Magazine article American Forests

Congress Learns from Communities

Magazine article American Forests

Congress Learns from Communities

Article excerpt

Local people have a unique stake in the management of public lands. To help make that point, AMERICAN FORESTS and the Communities Committee of the Seventh American Forest Congress last summer sponsored tours for Congressional staffers in rural towns in California and Montana.

"We believe that having more people at the table will lead to better land stewardship," says Maia Enzer, AMERICAN FORESTS' director of forest policy. As local people see for themselves the conditions of the forest, their stewardship ethic emerges."

Both tours focused on improving the health of local economies through sustainable forestry. At California's Trinity National Forest, local forest workers explained how they can help restore and enhance watersheds; a craftsman displayed furniture built with small-diameter lumber discarded by the logging industry; and members of an Indian tribe described cultural stewardship as maintaining forests so they will sustain their descendants seven generations down the road.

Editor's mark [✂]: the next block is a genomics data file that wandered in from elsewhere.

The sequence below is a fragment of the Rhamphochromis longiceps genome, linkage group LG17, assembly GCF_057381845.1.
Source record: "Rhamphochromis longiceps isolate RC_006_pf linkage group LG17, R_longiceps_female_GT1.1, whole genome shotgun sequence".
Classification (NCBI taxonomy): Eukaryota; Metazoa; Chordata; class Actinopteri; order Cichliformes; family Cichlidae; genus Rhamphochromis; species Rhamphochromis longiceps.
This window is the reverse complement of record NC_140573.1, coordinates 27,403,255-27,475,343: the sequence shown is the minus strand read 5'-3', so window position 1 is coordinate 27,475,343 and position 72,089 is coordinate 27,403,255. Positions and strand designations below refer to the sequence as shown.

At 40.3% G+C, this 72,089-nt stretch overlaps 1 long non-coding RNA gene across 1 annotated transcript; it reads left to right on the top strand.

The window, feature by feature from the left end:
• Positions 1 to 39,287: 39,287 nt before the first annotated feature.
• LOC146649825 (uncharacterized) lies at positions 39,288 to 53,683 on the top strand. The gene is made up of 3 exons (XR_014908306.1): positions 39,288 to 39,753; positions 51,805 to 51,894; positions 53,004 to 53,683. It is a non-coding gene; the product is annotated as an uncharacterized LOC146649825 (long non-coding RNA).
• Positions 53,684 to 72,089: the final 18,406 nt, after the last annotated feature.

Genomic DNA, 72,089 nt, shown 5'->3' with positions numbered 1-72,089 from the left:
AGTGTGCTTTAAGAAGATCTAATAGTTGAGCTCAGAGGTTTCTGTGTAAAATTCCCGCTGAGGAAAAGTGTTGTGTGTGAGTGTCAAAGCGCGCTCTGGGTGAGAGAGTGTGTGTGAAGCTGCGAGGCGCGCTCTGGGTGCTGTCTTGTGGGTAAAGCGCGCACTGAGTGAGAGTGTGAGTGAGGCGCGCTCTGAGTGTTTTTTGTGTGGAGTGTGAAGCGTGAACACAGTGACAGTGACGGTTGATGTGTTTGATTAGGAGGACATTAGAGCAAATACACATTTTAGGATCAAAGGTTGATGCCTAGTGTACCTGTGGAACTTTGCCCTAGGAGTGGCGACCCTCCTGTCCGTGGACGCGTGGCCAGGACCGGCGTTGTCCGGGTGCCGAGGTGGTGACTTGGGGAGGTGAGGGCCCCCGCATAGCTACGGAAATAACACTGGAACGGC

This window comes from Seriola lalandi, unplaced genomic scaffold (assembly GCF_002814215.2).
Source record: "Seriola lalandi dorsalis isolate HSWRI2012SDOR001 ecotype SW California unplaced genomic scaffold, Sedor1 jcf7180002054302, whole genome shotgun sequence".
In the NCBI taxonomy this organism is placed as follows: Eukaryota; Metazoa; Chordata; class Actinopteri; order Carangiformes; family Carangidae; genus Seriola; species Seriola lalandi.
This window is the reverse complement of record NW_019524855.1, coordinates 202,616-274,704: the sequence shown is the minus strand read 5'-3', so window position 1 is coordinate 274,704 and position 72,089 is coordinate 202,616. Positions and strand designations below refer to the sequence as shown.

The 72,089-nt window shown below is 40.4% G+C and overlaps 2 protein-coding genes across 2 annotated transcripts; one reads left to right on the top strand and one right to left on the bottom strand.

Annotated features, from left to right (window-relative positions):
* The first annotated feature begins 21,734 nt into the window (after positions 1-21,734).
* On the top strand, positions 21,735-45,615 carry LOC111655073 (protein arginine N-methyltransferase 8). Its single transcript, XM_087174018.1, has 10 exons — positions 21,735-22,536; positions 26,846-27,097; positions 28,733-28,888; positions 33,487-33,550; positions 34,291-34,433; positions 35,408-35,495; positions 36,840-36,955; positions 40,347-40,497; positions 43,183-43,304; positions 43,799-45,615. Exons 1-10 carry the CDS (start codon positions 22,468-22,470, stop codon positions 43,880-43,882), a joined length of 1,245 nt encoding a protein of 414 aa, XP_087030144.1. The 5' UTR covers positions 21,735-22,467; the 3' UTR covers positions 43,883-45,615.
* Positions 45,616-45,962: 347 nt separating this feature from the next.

In northwest Montana near Glacier National Park, members of the Flathead Forestry Project led a tour of restoration work designed by environmentalists, loggers, and Forest Service workers. …

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